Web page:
"When spreads go to zero, default is assured," opined IRA co-founder and CEO Dennis Santiago during a meeting with some like-minded financial analysts late last week. The occasion which gave rise to his remark: a discussion about integrating market and regulatory data sets to support safety and soundness analytics of US banks.
Around about that same moment, in New York some of our former colleagues at Bear Stearns (BSC) were ending a tough week navigating the illiquid, no-visibility world of hedge funds and collateralized debt obligations. You've read the details in the newspaper reports. Here's our take:
First, kudos to the Bear boyz for owning up to the obvious before the rest of the Street. We've been writing about the valuation issues facing the opaque OTC market for CDOs and similar designer securities for some time -- and with little gratification.
Now finally a hedge fund sponsored by BSC acknowledges same, but what about the dozens -- many dozens -- of other hedge funds and prime brokers out there with similar asset valuation and collateral margin issues festering behind the facade of mark-to-broker? The silence from some of the larger players in CDOs and similar assets -- not to mention their prime brokers and auditors-- is deafening.
Second, as and when the rest of the holders of CDOs and other illiquid assets make similar disclosures, a whole segment of the hedge fund sector -- and the secondary market for derivative securities like CDOs -- will crater. Why? Leverage. When collateral values fall, absent new capital, leverage ratios must follow.
We are especially amused to read press accounts of how CDO interest rate spreads are widening whole ratings break points in a single day, yet the agency ratings for these issues remain relatively unchanged. Could it be that the major rating agencies are thinking about withdrawing ratings for these issues entirely? If you cannot value an asset, can it be rated?
The lack of a publicly quoted market for CDOs and like assets is exacerbating the liquidity problems for these assets beyond the underlying economics, for example, in sub-prime real estate. Read: There's an opportunity here, somewhere, for the extreme risk oriented vulture. But don't be in a hurry to bid just yet. What the enterprising vulture can buy today can be bought cheaper tomorrow.
As the news accounts demonstrate, you don't just sell an asset like a CDO -- you actually have to organize special negotiated auctions, much like selling a private company or real estate. Since the dealer who sold you the paper won't make an outright bid, hedge funds are forced to hire investment bankers to run a formal sales process.
Yeah, that's right; a hedge fund actually needs to hire another firm of banksters to sell a block of CDOs or similar assets! And then pay them a fee! Perhaps this is part of the reason why Merrill Lynch (MER) and other creditors of the BSC hedge fund last week backed away from unilateral attempts to liquidate collateral.
Third, while the financial media is focused on the fate of various hedge funds, the lion's share of the risk resides with the dealers (and the ratings agencies which helped to price these deals). The use of leverage by hedge funds to enhance returns has the effect of placing ever increasing risk on the balance sheets of the prime brokers, especially for illiquid assets. As the WSJ notes: "More than anything else, this borrowing represents a triumph of greed over fear."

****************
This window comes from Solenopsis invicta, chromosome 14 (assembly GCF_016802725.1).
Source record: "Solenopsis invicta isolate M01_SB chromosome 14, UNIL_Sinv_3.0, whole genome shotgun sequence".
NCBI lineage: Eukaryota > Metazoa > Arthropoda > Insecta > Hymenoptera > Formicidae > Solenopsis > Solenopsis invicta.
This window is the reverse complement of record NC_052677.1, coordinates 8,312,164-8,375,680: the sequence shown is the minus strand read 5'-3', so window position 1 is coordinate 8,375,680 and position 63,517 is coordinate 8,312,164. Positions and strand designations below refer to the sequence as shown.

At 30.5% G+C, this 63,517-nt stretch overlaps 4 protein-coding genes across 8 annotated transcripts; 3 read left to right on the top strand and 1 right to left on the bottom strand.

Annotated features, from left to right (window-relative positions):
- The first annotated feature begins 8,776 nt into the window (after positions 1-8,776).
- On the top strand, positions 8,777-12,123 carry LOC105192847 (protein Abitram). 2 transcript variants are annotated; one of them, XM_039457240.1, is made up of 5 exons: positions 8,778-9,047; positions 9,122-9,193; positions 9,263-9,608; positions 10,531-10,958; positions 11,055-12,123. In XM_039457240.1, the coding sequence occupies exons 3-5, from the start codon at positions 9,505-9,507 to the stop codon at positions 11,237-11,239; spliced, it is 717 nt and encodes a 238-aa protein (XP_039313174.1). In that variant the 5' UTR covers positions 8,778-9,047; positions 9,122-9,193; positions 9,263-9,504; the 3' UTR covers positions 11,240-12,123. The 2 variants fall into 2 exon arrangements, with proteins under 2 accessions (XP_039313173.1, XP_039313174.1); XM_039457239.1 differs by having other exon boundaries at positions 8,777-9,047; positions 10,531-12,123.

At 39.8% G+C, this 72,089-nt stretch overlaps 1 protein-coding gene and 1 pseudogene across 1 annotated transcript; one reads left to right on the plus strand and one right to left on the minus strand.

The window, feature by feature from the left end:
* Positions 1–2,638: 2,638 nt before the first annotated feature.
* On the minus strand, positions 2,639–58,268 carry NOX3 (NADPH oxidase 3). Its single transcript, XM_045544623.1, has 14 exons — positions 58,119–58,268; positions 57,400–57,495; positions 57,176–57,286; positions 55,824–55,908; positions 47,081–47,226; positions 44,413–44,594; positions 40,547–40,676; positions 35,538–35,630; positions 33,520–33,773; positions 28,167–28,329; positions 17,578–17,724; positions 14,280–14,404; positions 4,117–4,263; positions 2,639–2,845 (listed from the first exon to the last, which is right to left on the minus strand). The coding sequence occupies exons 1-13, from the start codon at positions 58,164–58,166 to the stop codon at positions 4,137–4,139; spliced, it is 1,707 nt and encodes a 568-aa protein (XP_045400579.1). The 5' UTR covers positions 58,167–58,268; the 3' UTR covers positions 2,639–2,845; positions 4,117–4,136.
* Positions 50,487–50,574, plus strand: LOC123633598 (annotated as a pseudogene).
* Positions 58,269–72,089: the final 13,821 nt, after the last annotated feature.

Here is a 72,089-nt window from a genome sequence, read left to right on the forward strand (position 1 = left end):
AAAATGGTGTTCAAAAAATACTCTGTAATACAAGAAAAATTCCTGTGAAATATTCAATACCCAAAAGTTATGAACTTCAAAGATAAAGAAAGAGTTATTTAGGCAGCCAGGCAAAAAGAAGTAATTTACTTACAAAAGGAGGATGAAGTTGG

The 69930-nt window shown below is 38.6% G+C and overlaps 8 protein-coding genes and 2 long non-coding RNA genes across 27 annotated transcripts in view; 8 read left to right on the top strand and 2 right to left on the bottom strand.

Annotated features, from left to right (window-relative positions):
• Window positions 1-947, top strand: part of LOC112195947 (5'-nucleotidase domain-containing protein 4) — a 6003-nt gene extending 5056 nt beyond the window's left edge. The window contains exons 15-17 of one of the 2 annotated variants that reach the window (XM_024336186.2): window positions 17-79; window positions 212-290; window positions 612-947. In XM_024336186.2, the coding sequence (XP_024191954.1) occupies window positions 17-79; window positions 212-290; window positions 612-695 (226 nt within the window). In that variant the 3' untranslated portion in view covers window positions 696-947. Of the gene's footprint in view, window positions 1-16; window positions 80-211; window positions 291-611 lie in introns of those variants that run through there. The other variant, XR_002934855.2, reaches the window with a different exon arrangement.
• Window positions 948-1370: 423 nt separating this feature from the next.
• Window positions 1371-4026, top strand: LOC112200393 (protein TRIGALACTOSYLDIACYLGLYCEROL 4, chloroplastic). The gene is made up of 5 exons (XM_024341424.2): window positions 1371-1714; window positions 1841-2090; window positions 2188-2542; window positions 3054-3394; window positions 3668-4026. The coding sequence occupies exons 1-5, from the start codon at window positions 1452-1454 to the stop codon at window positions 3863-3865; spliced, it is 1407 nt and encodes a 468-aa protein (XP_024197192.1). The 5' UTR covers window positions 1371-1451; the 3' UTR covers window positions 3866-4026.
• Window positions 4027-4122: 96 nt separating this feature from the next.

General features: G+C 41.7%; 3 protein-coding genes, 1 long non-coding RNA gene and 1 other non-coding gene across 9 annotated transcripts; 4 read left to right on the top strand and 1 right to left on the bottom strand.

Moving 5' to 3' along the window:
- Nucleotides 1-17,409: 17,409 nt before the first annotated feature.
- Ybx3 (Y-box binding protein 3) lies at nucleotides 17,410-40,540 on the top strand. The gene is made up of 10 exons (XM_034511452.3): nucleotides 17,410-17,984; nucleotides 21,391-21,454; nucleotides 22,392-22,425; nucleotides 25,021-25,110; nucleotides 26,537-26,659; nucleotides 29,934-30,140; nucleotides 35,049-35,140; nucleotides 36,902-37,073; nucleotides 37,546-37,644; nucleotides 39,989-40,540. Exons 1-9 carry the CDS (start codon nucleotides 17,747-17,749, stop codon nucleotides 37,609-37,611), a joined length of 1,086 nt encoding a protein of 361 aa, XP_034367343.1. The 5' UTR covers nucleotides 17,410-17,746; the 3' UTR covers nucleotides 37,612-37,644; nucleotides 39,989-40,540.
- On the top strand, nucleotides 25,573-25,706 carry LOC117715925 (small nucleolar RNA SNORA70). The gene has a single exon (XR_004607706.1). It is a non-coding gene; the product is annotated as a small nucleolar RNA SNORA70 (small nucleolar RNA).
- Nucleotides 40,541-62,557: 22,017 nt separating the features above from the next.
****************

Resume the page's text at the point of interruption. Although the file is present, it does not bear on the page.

When you boil all the risks down to their essence, its all about reputation, as shown with the decision by BSC to bail out their wayward progeny. But there is a limit to the amount of capital which BSC or any prime broker can deploy to prop up the sagging market for CDOs. Look for the Fed to get involved in the CDO mess sooner rather than later, but hopefully before a major dealer is taken down. Just imagine what happens to the dollar and to the US financial markets if the Fed begins to accept this toxic waste as collateral on emergency discount window loans.
Along with BSC and MER, names to add to the CDO watch list include Lehman Brothers (LEH), Morgan Stanley (MS), Goldman Sachs (GS) and Barclays Bank (BCS). All have significant exposure to the hedge fund community, both in terms of counterparty risk exposure and forward revenue and earnings. But the entire dealer community is at risk because of the magnitude of the unrealized losses held by hedge funds and their lenders in the CDO sector.
Before the process of unraveling Wall Street's latest fiasco is complete, we suspect that a number of hedge funds will be forced to liquidate as their prime brokers hit the bid -- any bid -- for collateral. Just recall the work by the Corrigan Group a couple of years back, which noted that the difference between a market disturbance and a systemic risk event is that in the latter case, market participants act irrationally because of fear they won't get paid.
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